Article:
Keeping Employee Morale Up During Difficult Times

As a result of recent developments, with an increase in remote working and government requests for individuals to social distance, employee morale is rapidly declining. Many employees face new challenges and may find themselves overwhelmed with the change to their normal routine, which stems from a variety of factors including remote working, children being home, and general uncertainty and worry. Many states have issued shelter-in-place orders for their citizens, but staying home all the time can be arduous.

These are unprecedented times calling for unprecedented actions and that means moving to a virtual workforce. Remote work may be here to stay now that companies have had to contend with the impact that COVID-19 is having on day-to-day operations and team interactions. Of more concern is that the virus may remain for a while, getting much worse before it gets better. The global pandemic has many fearful and you may have noticed some of your coworkers’ morale waning lately. Until a solution to contain and slow COVID-19 is found, it’s going to become increasingly important for companies to find ways to boost morale for workers. Here are some tips to keep teams feeling more positive, connected and productive.

·       Keep lines of communication open

Honest and transparent communication is critical during a crisis. It’s important to address the situation with your workers from the start, even if you haven’t yet fleshed out a plan. There are many unanswerable questions. Discussing the problem upfront shows the workforce that executives, managers, and employees are all in the same boat, and all will pull together to get through the crisis with as little disruption as possible to productivity and personal lives.

·       Provide a resource list for employees

If your company has an Employee Assistance Program (EAP), remind workers to use it and provide the email address or phone numbers. Some workers may need help with childcare, elder care, transportation, or other crisis-related services. Designate someone at your company to manage employee crisis resources. This person should compile, distribute, and regularly update a list of community resources where people can get assistance and information. Reliable information can be hard to come by during a crisis, and your company can serve as a beacon of light.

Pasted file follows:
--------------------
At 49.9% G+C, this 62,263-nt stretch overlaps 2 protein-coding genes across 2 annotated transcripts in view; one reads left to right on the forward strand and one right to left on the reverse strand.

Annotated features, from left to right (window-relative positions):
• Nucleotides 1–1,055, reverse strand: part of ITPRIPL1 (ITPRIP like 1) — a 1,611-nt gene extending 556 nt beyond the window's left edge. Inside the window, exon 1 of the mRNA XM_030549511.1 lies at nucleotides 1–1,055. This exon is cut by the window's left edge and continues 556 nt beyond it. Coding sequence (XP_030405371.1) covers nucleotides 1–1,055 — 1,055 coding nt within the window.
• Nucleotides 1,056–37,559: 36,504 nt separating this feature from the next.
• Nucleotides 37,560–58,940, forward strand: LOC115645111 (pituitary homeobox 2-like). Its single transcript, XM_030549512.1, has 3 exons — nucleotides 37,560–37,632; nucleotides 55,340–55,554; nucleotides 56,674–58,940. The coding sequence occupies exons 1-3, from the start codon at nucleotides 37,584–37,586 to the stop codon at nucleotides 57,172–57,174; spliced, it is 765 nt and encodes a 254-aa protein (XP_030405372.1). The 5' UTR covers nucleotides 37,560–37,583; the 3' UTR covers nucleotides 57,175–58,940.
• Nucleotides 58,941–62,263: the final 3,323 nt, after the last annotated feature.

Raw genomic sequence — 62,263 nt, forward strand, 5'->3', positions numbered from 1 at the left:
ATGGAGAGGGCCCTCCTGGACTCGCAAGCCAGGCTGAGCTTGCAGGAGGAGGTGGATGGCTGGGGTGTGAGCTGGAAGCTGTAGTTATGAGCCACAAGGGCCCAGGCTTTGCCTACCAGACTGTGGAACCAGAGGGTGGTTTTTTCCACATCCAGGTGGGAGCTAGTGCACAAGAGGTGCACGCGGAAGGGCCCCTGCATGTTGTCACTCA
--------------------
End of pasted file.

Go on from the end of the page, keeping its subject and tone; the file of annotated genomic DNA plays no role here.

·       Just because we’re working doesn’t mean we can’t have fun

  1. Share a funny story, such as, the craziest place you had to take a call – Anybody else taking conference calls hiding in a closet? Where is the weirdest place you’ve had to hide to take a call?
  2. Remote Work Setup ShareHave fun with your workers and have them share a picture of their remote work setup. Maybe they’ve set up camp in the kitchen or bedroom, surrounded by pets and children. This is a way to make this situation fun.

·       Team wellness check-ins

Set a weekly virtual team meeting to discuss not only work-related topics but also to do a check-in to see how team members are doing. This is an excellent way for team leaders and team members to show their support for one another and to offer up tips that they find helpful in staying healthy. This is a good time to share fact-based videos and news from authority sites for discussion. Sorting through myths and keeping heads calm is important when dealing with low morale during this time.